IDS-iSYS Salivary Cortisol Hypertension Assay Now Available

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Immunodiagnostic Systems Holdings plc (IDS), a leading solution provider to the clinical laboratory diagnostic market, today announced the launch of the IDS-iSYS Salivary Cortisol assay in Europe and other markets outside USA. The IDS-iSYS Salivary Cortisol is a fully automated assay for use with the IDS-iSYS Multi-Discipline Automated System family.

The launch of this assay enhances the IDS-iSYS Hypertension panel, which currently includes the automated IDS-iSYS Aldosterone and Direct Renin immunoassays. Together with the planned addition of the of two new tests in 2016, the IDS-iSYS Cortisol (use in human serum, plasma and urine) and the IDS-iSYS ACTH (Adrenocorticotropic hormone), laboratories can consolidate the assessment of endocrine hypertension with Cushing’s syndrome (CS) and other disturbances of the hypothalamic pituitary adrenal axis.

The IDS-iSYS Salivary Cortisol is the only assay in the clinical laboratory industry combining the speed and accuracy of an automated platform, excellent assay sensitivity, precision and traceability to the gold-standard method of Isotope Dilution Mass Spectrometry (ID-MS).

Cortisol is a steroid hormone synthesised in the cortex of the adrenal gland which plays a role in the metabolism of carbohydrates, fat and protein, the maintenance of normal circulatory function, and the adaptation to stress1. In healthy subjects, cortisol levels peak in the early morning and fall for the rest of the day. Patients with abnormal function of the adrenal gland lose this normal circadian rhythm and have higher levels of cortisol at midnight4,5. Approximately 90% of cortisol in plasma or serum is protein bound to cortisol-binding-globulin. Measurement of unbound cortisol found in saliva is an accurate method to assess the biologically active free plasma cortisol2,3. Measuring late night salivary cortisol is an easy and non-invasive means for diagnosing diseases of cortisol imbalance such as Cushing’s (CS). Salivary cortisol is useful as the initial test when CS is suspected and for the periodic monitoring of patients after pituitary surgery6,7.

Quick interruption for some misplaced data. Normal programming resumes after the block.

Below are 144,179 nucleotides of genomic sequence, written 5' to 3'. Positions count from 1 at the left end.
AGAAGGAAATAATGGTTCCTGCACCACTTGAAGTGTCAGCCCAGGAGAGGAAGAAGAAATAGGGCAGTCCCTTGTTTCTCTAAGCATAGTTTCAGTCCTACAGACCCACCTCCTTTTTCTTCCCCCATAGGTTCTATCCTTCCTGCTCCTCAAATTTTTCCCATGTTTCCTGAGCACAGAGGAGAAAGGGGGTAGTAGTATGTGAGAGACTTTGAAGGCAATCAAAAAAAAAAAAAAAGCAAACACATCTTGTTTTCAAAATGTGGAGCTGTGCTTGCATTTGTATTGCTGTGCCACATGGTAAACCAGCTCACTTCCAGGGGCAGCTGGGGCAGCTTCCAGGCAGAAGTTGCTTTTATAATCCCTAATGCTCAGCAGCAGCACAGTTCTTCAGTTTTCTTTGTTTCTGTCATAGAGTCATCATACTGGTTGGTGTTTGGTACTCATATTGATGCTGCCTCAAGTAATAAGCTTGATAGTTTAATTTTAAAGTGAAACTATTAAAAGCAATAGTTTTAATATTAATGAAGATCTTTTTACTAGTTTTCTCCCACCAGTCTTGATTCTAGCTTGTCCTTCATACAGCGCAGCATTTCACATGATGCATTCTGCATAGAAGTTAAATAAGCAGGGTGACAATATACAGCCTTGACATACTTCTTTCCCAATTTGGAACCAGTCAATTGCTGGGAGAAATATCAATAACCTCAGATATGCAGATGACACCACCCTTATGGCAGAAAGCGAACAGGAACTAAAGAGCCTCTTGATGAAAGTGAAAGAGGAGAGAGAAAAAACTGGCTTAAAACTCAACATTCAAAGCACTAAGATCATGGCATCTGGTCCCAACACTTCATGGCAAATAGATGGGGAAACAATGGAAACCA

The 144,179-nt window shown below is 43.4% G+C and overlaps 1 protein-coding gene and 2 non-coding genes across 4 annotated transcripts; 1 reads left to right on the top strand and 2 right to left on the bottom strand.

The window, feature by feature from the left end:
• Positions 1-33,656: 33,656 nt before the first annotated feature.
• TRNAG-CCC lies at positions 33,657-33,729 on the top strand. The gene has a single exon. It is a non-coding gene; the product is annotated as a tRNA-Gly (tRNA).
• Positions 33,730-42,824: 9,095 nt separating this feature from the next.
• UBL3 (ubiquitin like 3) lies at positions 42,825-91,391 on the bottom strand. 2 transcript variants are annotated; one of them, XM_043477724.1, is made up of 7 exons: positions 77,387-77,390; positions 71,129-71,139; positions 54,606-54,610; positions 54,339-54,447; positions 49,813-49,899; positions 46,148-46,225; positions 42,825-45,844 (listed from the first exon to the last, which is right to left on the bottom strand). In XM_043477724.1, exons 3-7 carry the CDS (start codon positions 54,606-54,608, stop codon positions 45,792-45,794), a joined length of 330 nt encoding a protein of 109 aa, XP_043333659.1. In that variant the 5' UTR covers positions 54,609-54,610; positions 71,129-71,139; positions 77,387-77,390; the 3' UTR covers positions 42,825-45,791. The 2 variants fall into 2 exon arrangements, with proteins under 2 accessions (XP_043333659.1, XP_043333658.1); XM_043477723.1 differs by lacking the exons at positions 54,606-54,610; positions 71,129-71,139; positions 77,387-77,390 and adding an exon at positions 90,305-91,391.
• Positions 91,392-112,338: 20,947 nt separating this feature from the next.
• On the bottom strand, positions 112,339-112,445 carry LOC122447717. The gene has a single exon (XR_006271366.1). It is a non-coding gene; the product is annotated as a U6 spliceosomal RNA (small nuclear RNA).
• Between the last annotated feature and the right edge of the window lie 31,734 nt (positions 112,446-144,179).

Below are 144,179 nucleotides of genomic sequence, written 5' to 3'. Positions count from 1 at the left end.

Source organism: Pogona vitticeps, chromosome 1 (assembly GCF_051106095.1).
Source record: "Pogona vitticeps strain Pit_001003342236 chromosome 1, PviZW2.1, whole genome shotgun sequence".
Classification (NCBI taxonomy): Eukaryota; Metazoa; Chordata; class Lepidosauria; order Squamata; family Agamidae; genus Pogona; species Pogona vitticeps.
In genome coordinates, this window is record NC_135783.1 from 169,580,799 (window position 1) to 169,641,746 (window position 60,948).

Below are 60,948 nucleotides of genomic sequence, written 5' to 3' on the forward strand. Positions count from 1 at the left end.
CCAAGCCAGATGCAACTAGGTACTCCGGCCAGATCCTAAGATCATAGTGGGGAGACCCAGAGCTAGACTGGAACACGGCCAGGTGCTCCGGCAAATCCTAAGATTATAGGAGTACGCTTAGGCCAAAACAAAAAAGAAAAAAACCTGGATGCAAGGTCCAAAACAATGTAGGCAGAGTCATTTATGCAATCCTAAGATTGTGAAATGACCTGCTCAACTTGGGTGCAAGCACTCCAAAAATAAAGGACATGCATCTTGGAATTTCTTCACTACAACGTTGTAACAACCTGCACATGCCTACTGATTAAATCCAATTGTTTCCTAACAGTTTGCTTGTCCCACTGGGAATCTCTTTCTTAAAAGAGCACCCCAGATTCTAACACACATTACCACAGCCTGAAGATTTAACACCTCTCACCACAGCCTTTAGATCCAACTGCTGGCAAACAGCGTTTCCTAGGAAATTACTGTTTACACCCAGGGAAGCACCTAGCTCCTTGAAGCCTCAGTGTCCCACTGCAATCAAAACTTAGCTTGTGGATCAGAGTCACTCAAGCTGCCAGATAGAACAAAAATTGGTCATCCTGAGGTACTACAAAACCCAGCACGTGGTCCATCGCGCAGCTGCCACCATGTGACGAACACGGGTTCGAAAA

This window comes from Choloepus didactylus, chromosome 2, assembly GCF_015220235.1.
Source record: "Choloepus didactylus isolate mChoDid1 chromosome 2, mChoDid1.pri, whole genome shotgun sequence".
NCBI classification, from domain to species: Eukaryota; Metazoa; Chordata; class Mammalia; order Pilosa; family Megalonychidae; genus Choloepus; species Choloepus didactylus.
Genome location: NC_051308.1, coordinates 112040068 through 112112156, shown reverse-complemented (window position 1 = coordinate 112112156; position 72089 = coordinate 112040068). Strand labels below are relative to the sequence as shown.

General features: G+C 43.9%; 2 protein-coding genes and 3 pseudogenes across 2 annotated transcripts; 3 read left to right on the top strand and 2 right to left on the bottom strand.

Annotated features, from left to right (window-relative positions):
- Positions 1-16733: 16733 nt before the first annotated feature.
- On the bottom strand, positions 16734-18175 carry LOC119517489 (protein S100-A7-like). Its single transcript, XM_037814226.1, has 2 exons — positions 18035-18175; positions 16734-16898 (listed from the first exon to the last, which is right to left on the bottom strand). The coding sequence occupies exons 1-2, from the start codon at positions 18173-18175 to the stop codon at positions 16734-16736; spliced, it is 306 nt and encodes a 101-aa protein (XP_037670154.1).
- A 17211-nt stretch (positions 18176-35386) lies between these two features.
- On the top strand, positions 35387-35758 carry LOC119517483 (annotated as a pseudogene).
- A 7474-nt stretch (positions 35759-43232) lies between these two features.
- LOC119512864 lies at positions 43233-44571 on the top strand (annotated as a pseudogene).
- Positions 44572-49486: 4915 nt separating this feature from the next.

References

  1. John J. Bray et al. Lecture notes on human physiology. Third Edition Published by Blackwell Science 1994.
  2. David W., The Immunoassay Handbook. Third Edition. D.Wild (Ed.) Published by Elsevier Ltd. 2005.
  3. Yaneva M., Mosnier-Pudar H., Dugue M-A., Grabar S., Fulla Y. and Bertagna X., ‘Midnight salivary cortisol for the initial diagnosis of Cushing’s syndrome and various causes’. J Clin Endocrinol Metab, 89(7), 2004, pp 3345-3351.
  4. Raff H. Utility of salivary cortisol measurements in Cushing’s syndrome and adrenal insufficiency. J Clin Endocrinol Metab, 94(10), 2009, pp 3647-3655.
  5. Nieman LK., Biller BMK., Findling JW., Newell-Price J., Savage MO., Stewart PM., and Montori VM., ‘The diagnosis of Cushing’s syndrome: an endocrine society clinical practice guideline’. J Clin Endocrinol Metab, 93, 2008, pp 1526-1540.
  6. Raff, H., ‘Cushing’s syndrome: diagnosis and surveillance using salivary cortisol’. Pituitary, 15, 2012, pp 64-70.
  7. Raff, H., ‘Update on late-night salivary cortisol for the diagnosis of Cushing’s syndrome: methodological considerations’. Endocrine, 44, 2013, pp 346-349.

For more information about this assay please contact your local sales representative or contact:

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